Billie Eilish's Party Is Long From Over -- NYC Concert Review

By Ali Szubiak

June 19, 2019

There is a moment, at every show that exists largely for the teen diaspora, where an exasperated parent locks eyes with another similarly disinterested chaperone. They gesture, limp-wristed and weary, at the space around them — peppered with weepy, open-hearted teens — and sigh, an auditory representation of their misguided belief that kids — these kids, their kids — are no purveyors of taste, that music is merely superfluous noise at this age, that surely they’ll grow up and out of the headache and onto better sounds someday. But to believe this is to misremember the way things were back when, the way they’ve always been, to unfairly delegitimize adolescent taste, often ignoring just how good teens actually are at sniffing out the major star power in their midst. 

Billie Eilish — in all her bizarro, goth-pop glory — has, mercifully, bypassed most crotchety naysayers, crash-landing comfortably amid critics and consumers alike. The rumors, it seems, are all true: Eilish is the real deal, the kind of casually subversive artist that deals in subtleties simply by doing her, adding a thick layer of authenticity to a sometimes illegitimate-seeming enterprise. Direct all detractors to a live show – packed with her army of teen worshippers – for proof: The 17-year-old’s staying power is irrefutable.

Eilish — whose particular brand of weirdness caters to anyone who's ever had a shameful fascination with all things shadow-dwelling and dark — took the stage at Manhattan's rainy Rooftop at Pier 17 Tuesday night with jittery opener "bad guy," an impressive compilation of animated horror sequences serving as backdrop behind her. But no matter how disturbing the imagery – there were tarantulas and insects aplenty, coalescing in a kind of onstage living nightmare for the particularly bug-averse – it was impossible to upstage Eilish, whose assured mannerisms emulated the confidence and fluidity apparent mostly in seasoned hip-hop artists.

From there she blasted through a lengthy set, bounding across the stage with unfettered energy and excitement, slowing down only for the self-searing "idontwannabeyouanymore," the loping "wish you were gay," the jazzy anti-drug anthem "xanny." The massive "bury a friend" offers a wallop of a show closer, but it's inside the quieter moments where the enormous weight of possibility has room to swelter and grow, Eilish's soft, lilting vocals hinting at her aversion to being pigeonholed into any one genre.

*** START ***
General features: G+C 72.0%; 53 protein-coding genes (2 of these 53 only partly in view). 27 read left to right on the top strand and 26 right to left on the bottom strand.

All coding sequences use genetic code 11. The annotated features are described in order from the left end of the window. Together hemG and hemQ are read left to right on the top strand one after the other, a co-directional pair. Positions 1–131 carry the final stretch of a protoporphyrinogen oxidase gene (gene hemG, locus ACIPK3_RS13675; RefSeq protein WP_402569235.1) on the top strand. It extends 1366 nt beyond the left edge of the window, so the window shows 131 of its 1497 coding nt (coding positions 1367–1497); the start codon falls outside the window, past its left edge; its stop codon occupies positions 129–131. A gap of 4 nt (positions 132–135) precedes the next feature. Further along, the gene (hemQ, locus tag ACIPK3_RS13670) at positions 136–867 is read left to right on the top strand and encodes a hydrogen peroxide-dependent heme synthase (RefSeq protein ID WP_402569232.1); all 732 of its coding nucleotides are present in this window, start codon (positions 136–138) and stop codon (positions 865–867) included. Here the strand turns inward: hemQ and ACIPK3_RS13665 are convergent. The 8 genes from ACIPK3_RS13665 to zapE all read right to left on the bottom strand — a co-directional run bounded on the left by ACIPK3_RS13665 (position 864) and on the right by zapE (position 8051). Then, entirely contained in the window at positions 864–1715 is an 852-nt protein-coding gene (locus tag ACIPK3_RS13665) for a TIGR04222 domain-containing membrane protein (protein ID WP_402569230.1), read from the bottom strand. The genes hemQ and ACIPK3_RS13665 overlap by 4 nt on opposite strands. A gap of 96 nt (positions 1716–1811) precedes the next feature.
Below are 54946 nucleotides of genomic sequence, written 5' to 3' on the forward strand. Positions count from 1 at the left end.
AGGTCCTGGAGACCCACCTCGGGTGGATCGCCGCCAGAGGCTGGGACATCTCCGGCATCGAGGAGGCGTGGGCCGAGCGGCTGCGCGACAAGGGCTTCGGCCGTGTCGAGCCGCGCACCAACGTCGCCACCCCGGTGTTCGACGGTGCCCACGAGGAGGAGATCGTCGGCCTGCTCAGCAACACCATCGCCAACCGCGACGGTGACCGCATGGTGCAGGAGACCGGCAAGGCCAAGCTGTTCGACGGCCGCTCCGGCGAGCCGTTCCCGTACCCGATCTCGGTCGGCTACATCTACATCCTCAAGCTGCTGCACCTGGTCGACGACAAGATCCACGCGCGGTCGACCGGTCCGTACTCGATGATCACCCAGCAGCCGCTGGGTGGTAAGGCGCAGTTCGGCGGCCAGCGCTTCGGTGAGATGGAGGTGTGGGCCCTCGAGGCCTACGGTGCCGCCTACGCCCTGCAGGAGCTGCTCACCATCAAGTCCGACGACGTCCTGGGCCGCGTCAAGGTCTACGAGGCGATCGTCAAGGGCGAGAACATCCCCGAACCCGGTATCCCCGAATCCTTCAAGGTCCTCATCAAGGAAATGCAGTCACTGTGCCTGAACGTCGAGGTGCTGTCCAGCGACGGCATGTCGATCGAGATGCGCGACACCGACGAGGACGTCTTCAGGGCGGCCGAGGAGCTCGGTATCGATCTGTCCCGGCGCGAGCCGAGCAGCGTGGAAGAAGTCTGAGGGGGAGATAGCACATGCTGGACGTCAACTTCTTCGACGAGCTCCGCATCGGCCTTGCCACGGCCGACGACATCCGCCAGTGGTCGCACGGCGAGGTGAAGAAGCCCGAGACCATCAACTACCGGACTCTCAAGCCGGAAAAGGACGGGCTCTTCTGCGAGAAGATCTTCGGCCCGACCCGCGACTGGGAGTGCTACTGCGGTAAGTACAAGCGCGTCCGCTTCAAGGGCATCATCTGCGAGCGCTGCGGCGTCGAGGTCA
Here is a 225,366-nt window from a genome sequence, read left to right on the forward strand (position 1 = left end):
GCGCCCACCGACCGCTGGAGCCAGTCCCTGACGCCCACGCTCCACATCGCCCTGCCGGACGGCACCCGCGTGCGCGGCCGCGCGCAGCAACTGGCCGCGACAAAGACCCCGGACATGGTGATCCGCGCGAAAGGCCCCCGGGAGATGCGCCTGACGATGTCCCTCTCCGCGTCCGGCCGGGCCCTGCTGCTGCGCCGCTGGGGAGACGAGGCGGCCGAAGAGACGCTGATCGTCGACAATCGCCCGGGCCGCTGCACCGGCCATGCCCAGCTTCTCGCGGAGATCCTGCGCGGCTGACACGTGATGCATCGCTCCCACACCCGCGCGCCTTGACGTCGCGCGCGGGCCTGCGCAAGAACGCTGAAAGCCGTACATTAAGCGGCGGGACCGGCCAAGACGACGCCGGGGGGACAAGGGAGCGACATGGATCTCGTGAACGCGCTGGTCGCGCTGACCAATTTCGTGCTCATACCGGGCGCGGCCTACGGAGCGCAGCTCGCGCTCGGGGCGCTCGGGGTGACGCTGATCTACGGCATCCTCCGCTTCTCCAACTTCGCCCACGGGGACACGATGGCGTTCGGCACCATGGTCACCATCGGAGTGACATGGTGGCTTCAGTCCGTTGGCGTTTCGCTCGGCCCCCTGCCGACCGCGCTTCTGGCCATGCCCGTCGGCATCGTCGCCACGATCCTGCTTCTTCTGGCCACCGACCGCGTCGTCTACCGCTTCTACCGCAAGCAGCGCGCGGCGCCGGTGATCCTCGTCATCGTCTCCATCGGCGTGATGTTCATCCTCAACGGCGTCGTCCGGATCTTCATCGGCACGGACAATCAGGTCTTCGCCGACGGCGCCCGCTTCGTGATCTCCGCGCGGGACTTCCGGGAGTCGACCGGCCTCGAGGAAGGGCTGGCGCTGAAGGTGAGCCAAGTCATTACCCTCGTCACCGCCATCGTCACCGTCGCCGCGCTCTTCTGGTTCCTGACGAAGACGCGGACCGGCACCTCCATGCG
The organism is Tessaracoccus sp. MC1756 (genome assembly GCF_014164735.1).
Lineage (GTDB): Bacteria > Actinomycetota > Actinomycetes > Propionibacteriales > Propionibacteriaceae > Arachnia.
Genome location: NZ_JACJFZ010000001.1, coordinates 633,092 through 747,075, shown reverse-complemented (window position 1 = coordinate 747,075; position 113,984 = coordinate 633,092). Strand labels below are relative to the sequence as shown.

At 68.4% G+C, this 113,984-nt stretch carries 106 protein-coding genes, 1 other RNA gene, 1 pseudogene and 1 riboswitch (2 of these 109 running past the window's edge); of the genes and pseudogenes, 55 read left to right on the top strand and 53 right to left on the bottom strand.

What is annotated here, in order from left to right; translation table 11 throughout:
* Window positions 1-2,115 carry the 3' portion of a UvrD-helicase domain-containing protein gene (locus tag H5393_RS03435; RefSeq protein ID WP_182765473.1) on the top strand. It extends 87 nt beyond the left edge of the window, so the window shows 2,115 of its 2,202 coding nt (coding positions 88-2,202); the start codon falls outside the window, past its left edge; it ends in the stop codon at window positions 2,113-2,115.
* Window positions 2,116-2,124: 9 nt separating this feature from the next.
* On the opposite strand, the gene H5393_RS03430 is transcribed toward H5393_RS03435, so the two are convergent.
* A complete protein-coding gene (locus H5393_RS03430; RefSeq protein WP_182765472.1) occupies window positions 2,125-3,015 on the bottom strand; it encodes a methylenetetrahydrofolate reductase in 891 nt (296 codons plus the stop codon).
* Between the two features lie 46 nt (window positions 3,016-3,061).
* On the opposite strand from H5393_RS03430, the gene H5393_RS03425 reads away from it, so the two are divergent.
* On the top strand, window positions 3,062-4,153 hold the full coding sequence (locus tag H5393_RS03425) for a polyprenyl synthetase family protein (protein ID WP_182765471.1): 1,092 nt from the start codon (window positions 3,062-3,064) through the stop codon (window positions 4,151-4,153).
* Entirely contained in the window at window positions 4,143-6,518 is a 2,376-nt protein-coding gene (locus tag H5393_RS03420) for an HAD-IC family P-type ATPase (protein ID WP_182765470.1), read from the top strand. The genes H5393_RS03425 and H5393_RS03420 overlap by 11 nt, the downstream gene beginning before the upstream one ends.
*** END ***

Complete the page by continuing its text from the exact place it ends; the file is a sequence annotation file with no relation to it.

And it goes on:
Joined by her brother and co-writer, Finneas O'Connell, Eilish floated above the stage in a massive bed at one point, recalling the Babadook-inspired imagery from her album artwork. It's one of the few moments in the night where the singer relied on a stage prop for showmanship, but Eilish still did all the heavy-lifting herself, performing a particularly emotional rendition of "I Love You" – dedicated to her fallen friend, the late rapper XXXTentacion – as the bed soared to the ceiling. In a moment of vulnerability, Eilish got choked up, allowing the crowd's vocals to overtake hers while the bed floated back down to earth. 

It was the kind of symbiotic moment that can only organically exist among trusted allies, the ones who seem to say, "Go ahead, we'll catch you if you fall." A comforting gesture for sure, but Eilish is unlikely to stumble anytime soon. 

Be sure to catch Billie at the Daytime Stage at the 2019 iHeartRadio Music Festival on Saturday, September 21, at the Las Vegas Festival Grounds!

Photos: Rachel Kaplan for iHeartRadio

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